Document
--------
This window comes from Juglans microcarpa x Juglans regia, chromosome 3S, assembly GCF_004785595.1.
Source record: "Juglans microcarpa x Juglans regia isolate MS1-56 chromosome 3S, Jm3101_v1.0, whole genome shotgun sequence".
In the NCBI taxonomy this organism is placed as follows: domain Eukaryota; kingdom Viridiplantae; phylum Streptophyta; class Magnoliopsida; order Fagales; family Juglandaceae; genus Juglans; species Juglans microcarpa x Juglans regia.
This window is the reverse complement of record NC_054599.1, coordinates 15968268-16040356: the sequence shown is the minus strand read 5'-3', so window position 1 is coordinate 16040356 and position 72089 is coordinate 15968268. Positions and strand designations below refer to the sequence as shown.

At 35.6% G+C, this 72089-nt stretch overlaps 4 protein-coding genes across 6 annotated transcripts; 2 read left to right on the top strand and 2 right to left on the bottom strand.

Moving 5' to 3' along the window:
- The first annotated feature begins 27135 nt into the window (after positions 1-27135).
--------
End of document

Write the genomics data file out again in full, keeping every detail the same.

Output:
This window comes from Juglans microcarpa x Juglans regia, chromosome 3S, assembly GCF_004785595.1.
Source record: "Juglans microcarpa x Juglans regia isolate MS1-56 chromosome 3S, Jm3101_v1.0, whole genome shotgun sequence".
In the NCBI taxonomy this organism is placed as follows: domain Eukaryota; kingdom Viridiplantae; phylum Streptophyta; class Magnoliopsida; order Fagales; family Juglandaceae; genus Juglans; species Juglans microcarpa x Juglans regia.
This window is the reverse complement of record NC_054599.1, coordinates 15968268-16040356: the sequence shown is the minus strand read 5'-3', so window position 1 is coordinate 16040356 and position 72089 is coordinate 15968268. Positions and strand designations below refer to the sequence as shown.

At 35.6% G+C, this 72089-nt stretch overlaps 4 protein-coding genes across 6 annotated transcripts; 2 read left to right on the top strand and 2 right to left on the bottom strand.

Moving 5' to 3' along the window:
- The first annotated feature begins 27135 nt into the window (after positions 1-27135).